Can not fall asleep unless you have TV turned on while you are in bed? It turns out you are doing yourself a favor.
Research has shown that you fall asleep better if you watch your favorite show or listen to music before you go to bed.
This runs contrary to a body of therapeutic advice that suggests that people should avoid screens before bed to help them fall asleep. Perhaps the truth is more nuanced than just complete screen avoidance.
One prior study shows that even a small amount of light can affect a child’s sleep patterns. This latest study suggests that watching a program for an hour (or less) in bed before “lights out” can actually deliver better sleep.
According to more seasoned research, people who watch television or listen to music before bed are more likely to fall asleep than people who do not watch television or listen to music before bed. This is contrary to the advice of many therapists who believe that people should avoid screens before bed to help them fall asleep.
There are numerous studies that warn that contact with screens in bed can disrupt sleep.
The caveat, however, is that as long as you are not multitasking, you’ll sleep better. That means keep your phone on charge and NOT in your hands!
The study, based on diary entries kept by 58 adults who recorded the amount of time they spent using media before bed and where they did it, also segmented results based on how much multitasking they did. The researchers looked at how sleep might be affected by media use, such as watching movies, TV, YouTube videos, surfing the Internet or listening to music.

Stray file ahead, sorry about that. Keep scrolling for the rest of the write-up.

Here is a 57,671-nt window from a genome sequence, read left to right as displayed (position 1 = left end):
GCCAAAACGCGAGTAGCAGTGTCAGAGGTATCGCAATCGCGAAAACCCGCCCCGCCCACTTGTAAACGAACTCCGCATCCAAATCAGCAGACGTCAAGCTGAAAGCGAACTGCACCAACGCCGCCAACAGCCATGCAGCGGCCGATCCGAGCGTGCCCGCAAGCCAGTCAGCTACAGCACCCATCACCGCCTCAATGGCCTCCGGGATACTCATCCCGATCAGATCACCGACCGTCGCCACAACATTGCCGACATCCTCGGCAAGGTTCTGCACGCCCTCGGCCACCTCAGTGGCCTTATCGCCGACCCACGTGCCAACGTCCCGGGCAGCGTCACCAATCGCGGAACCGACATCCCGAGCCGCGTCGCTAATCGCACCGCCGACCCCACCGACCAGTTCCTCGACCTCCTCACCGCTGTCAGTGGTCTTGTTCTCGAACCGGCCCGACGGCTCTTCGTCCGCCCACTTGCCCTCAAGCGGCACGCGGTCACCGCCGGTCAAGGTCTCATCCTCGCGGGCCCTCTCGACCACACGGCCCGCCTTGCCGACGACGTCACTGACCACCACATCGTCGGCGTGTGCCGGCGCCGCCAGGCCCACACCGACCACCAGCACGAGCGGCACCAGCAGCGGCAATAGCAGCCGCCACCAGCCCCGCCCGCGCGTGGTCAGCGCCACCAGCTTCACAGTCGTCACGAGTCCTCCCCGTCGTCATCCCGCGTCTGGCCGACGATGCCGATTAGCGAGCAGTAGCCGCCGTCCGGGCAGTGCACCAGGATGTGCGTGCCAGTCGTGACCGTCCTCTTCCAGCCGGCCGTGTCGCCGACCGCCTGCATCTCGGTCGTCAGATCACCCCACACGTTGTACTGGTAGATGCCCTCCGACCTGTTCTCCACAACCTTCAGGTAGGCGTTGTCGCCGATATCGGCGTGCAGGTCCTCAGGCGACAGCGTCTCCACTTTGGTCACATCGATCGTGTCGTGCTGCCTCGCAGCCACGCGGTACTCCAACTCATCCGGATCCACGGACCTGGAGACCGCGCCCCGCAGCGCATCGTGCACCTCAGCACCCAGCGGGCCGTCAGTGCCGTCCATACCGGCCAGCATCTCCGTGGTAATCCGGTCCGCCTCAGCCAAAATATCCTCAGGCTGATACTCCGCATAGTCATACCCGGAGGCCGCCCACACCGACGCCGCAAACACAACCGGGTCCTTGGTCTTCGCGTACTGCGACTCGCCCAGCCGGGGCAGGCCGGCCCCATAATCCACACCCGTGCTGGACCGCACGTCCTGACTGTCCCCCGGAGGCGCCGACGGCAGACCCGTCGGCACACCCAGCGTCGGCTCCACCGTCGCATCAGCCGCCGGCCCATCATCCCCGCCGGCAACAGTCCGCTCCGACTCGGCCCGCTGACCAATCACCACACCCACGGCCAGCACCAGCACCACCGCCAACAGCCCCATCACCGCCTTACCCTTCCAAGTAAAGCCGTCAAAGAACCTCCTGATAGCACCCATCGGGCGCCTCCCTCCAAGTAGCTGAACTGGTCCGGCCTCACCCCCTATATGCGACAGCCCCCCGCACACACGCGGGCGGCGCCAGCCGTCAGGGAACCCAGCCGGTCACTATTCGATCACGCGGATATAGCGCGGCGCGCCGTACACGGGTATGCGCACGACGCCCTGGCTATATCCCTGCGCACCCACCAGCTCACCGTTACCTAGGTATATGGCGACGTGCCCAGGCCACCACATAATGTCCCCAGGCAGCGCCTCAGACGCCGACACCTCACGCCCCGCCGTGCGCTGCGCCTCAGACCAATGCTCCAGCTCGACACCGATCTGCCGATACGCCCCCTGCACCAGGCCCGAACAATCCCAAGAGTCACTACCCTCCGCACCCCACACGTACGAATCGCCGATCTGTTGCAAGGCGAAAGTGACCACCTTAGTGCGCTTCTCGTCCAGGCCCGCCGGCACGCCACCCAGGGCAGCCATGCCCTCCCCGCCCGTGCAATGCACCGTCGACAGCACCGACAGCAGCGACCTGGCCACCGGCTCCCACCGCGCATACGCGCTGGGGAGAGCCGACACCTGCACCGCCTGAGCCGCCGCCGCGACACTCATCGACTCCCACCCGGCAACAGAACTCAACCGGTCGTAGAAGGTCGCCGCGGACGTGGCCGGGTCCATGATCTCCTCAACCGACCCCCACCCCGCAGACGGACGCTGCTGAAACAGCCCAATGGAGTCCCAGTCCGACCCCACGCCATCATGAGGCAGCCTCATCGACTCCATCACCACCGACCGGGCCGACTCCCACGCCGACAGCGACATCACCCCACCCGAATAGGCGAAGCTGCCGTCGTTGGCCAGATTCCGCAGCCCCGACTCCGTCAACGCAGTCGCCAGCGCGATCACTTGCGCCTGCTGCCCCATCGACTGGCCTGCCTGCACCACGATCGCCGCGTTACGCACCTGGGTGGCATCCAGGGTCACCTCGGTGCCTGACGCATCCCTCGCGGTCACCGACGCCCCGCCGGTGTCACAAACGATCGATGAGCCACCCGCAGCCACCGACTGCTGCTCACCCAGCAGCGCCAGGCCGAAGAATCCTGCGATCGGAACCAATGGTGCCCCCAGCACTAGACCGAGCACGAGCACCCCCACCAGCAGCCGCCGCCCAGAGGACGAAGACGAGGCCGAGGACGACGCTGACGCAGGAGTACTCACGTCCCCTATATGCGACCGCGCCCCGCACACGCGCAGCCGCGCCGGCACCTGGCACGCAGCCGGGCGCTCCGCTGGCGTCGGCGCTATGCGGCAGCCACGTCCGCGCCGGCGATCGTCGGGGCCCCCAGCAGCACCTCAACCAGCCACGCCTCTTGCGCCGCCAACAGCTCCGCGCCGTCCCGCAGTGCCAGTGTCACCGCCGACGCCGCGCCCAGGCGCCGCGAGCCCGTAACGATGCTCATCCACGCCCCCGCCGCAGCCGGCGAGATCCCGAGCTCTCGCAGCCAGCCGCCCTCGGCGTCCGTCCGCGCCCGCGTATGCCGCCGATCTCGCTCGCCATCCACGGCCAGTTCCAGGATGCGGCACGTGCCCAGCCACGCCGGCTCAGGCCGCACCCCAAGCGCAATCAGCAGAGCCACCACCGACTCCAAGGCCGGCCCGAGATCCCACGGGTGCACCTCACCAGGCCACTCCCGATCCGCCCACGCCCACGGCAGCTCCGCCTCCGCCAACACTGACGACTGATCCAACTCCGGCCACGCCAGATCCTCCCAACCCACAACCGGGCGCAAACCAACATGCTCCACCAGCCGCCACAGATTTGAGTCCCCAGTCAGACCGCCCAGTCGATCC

Electroencephalography – tests that measure electrical activity in the brain using small metal discs attached to the scalp – was used to record measurements such as bedtime, total sleep time and sleep quality.
The study’s lead author, Dr. Morgan Ellithorpe of the University of Delaware, reports that brief media use led participants to go to bed earlier at night. When they avoided multitasking in bed, these participants also slept longer than their peers.
In contrast, participants who spent extended time surfing the Internet or watching TV slept struggled to get to sleep. Interestingly, the team found no correlation between sleep quality and media use before bed.
“If you are going to use media, like watching TV or listening to music, before bed, keep it to a short, focused session and you are unlikely to experience any negative outcomes in your sleep that night,” Dr. Ellithorpe said in a press release that accompanied the research results.